Sunday March 4, 2012, Pro Finals at the Toronto BMX Jam. Drew Bezanson had discovered the ledge 20 feet above the floor of the course and how to stall that ledge by using the spine – not just to get up there, but down as well. Huge moments: the gathered crowd went nuts. It was one of those moments that will long be remembered in the stellar history of the Toronto BMX Jam.
BrettBanasiewicz2 300x241 Brett Banasiewicz hoping to be our guest judge March 1 3 at Toronto BMX Jam 2013
But another event occurred that day as well. Awards time at the end of the day, and the always creative Brett Banasiewicz took centre stage as he received the third place trophy for his 92.7 score for a ride that included over 20 tricks: flips, 720 spins, opposite flairs, no handers, flip flairs, foot jam tail whips and a 900. He was presented with a cheque for $1000 from the Toronto Bike Show. Without a moment’s hesitation he turned over his winnings to Toronto BMX, the local group that is always struggling but never manages to make ends meet and orchestrate the annual March Jam and provide ramps to communities around Toronto to help promote the sport.
BrettBanasiewicz4 300x300 Brett Banasiewicz hoping to be our guest judge March 1 3 at Toronto BMX Jam 2013

Flash forward to mid August in Ocean City, Maryland where, at Dew Tour, he captured first place for his stunning ride in Park. Then 4 days later on August 23 in Virginia Beach, Virginia at the Vans Invitational Comp, an abrupt end. He was attempting a 720, but landed on loose sand causing his bike to slip out from under him. The left side of his head and right shoulder ended up receiving the impact of the fall. No broken bones, but the head trauma was so severe it shut him down. Appearing dead, a respiratory tube was implanted down his throat to supply oxygen. He was in the hospital in Norfolk for a couple of weeks including days of forced coma.

Towards the end of September, after extensive research, his dad had him transferred to the Acquired Brain Injury treatment facility at Shepherd Centre in Atlanta, Georgia, a trauma centre that specializes in brain injury. It is beside the Piedmont Hospital in the downtown area.

I had an opportunity to visit Brett on October 23. His intensity and vigour was clearly evident. He could not talk: his vocal chords were destroyed by the respiratory tube shoved down his throat at the accident. Healing was underway but speech still months away. Injury swellings were subsiding. He had lost 50 pounds since the accident, at that time just under 130 pounds (catatonic weight loss). Basic stability improved daily I was told, but he had difficulty standing up and becoming stable upright. Walking was a challenge as his brain still couldn’t get his legs to move him forward without crossing his legs. He could not eat: he had a tube shoved into his stomach that delivered a brown substance resembling Metamucil.

Yes, he had insurance, but not enough to cover all of his expenses. The Hospital room and the accompanying treatments total $4000 per day, for example. His sponsors were behind him 100% when he was riding well, but have been less than supportive since the accident. Many of his expenses have been covered by the Athlete Recovery Fund, including the dedicated services of Trish Bare to supplement and extend what is provided by the hospital (“So proud of how hard he works at getting stronger”, Facebook comment, Dec11/12). His treatments at the Shepherd Centre include hyperbaric treatment, muscle (physical), cognitive and speech therapy.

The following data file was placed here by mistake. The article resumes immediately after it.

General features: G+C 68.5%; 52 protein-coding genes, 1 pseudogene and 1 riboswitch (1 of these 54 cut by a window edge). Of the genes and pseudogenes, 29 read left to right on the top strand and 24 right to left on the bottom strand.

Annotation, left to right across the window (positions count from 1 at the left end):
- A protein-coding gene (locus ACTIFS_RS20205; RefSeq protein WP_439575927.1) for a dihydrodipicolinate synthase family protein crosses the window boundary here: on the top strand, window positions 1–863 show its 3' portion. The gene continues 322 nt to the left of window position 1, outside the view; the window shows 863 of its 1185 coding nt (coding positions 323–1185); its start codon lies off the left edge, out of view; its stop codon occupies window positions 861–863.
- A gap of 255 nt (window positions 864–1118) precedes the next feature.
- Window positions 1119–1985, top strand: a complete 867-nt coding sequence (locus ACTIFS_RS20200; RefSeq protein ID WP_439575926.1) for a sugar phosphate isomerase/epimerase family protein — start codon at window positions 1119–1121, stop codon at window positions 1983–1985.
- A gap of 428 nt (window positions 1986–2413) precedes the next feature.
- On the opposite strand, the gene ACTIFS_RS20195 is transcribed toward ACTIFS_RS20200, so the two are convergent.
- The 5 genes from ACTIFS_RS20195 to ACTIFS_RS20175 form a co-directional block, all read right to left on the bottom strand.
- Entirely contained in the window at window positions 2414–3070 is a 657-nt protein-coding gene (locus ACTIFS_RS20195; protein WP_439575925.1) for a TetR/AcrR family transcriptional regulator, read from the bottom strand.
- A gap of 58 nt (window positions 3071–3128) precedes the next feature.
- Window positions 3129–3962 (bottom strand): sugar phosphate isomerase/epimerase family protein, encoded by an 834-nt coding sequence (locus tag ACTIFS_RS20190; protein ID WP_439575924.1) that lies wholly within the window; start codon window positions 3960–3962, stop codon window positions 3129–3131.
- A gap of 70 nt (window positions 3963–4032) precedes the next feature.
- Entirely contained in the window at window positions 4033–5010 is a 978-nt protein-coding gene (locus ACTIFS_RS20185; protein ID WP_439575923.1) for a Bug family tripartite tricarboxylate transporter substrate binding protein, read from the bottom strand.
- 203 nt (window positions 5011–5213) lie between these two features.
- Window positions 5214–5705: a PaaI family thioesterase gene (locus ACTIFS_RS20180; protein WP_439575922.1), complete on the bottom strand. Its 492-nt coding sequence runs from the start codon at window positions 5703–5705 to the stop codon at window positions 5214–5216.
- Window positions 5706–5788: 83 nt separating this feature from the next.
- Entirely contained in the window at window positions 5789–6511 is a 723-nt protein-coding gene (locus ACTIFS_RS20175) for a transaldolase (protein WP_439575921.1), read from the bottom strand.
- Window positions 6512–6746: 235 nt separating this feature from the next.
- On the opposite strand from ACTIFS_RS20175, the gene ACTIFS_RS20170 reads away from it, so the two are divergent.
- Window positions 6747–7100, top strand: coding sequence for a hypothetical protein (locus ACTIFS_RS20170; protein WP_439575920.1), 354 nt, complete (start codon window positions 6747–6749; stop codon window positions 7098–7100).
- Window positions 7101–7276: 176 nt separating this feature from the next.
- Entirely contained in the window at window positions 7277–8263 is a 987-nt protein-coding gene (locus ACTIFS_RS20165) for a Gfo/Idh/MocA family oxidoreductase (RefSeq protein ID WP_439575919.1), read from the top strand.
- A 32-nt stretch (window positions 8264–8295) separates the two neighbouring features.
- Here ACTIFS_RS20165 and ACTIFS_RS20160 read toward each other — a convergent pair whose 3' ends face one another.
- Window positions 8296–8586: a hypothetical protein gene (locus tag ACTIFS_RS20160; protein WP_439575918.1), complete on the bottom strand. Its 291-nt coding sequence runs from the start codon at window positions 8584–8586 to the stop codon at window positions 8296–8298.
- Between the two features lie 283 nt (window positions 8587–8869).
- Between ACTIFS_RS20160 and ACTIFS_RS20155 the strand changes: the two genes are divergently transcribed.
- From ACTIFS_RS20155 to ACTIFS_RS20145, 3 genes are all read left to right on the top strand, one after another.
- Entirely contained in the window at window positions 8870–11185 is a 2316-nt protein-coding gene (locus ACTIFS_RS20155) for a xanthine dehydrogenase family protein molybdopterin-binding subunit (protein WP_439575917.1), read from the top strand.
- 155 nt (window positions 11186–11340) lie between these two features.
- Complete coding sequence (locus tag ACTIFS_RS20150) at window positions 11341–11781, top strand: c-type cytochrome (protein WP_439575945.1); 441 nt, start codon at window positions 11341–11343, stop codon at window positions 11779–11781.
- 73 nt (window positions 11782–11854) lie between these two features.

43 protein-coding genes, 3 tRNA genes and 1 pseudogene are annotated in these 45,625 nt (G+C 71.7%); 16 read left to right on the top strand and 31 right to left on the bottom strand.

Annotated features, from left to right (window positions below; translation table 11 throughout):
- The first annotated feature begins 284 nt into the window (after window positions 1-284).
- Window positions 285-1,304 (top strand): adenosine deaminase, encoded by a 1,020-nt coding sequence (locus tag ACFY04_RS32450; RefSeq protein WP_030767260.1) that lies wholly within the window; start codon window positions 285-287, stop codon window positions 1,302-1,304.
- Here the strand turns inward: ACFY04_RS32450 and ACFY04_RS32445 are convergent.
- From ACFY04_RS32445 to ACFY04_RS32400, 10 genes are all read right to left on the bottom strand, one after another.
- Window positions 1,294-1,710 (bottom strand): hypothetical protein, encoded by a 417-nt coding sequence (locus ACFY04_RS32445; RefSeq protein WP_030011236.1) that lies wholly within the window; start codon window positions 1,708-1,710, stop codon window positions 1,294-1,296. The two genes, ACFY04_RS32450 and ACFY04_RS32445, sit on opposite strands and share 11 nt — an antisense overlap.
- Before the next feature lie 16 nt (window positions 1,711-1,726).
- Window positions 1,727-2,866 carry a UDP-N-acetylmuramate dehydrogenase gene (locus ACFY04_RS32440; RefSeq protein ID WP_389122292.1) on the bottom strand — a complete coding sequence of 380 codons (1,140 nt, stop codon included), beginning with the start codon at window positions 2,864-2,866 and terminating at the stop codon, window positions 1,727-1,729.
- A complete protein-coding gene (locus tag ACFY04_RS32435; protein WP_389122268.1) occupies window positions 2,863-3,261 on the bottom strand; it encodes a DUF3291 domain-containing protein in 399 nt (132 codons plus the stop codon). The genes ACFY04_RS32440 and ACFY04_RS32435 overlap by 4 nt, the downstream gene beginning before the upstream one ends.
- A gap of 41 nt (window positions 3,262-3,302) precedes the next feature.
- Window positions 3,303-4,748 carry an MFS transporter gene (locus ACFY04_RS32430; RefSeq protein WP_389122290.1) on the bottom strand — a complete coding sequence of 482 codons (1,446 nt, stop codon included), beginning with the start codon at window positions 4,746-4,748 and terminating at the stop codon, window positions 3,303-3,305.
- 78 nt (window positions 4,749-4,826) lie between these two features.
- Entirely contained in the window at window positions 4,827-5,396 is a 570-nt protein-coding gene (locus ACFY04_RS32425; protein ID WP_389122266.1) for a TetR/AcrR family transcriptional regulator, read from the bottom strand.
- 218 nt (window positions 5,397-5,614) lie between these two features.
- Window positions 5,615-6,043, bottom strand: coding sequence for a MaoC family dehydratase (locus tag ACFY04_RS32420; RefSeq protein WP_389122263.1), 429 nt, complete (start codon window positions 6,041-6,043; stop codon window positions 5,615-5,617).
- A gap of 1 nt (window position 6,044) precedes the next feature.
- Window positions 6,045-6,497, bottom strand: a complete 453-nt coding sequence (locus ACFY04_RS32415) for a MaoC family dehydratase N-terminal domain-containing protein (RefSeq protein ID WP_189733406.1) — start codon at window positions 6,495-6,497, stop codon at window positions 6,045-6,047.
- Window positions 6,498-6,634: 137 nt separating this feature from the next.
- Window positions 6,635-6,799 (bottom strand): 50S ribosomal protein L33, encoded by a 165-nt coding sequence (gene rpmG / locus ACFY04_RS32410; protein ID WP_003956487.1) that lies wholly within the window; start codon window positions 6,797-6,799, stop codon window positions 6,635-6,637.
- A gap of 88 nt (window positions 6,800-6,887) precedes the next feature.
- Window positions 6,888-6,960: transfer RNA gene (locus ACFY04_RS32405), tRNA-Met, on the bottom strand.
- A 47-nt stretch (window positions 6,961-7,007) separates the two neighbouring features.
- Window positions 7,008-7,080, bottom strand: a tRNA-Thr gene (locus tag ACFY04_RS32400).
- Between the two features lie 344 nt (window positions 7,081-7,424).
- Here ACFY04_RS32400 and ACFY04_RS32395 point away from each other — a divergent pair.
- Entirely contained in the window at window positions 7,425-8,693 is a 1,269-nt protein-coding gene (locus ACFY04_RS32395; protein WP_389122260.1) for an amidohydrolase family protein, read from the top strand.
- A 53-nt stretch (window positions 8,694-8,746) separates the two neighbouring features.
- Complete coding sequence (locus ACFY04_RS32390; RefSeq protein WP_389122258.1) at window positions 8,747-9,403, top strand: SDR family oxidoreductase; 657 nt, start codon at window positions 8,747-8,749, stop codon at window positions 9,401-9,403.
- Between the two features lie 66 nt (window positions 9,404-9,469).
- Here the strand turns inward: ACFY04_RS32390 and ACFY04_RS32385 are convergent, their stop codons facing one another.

Towards the end of November, Brett was moved to a different recovery centre that specializes in athletic performance in Dallas Texas. Trish’s regular reports on Facebook document incredible results spearheaded by Brett’s aggressive personal agenda. After his stay in Dallas, things remain pretty uncertain at this point. Brett wants to recover fully. Specialists who have examined him say that he can. Dad’s concerned about rebuilding his muscle definition and trying to gain back his body weight through muscle development.

Those of you who met, knew or loved Brett before the accident will no doubt be saddened to see him now. But he is not discouraged by the situation he finds himself in. Nor should we.

At the Toronto BMX Jam this coming March we would like to do all that we can to show our support for the long journey on the road that lies before him. First and foremost, we need to welcome him back to our community. Already, he has assisted in designing the course for the Jam. If he is able, he would appreciate being able to be part of the judging team, at least for the Pro riders on Sunday. While he appears to have a bit of help with his recovery from insurance coverage, it will not fully pay for all of his expenses nor will it help him chart a course back into BMX. We will provide opportunities for financial contributions through our registration and with a raffle. We will sure appreciate everyone’s contribution, no matter how small.

Yes, BMX is a high risk sport. But prior to his accident, Brett had been riding at his best. He was in peak condition and form. Sometimes, things just go wrong for no particular reason. That’s why we Canadians can take a bit of pride in having a system that allows us to look after each other. But American’s don’t, so it only makes sense that we extend our compassion and sympathy to our friend in another part of the world.

Please welcome Brett back to our event and wish him God’s speed for recovery.

Mike Heaton, December 13, 2012
BrettBanasiewicz3 300x300 Brett Banasiewicz hoping to be our guest judge March 1 3 at Toronto BMX Jam 2013

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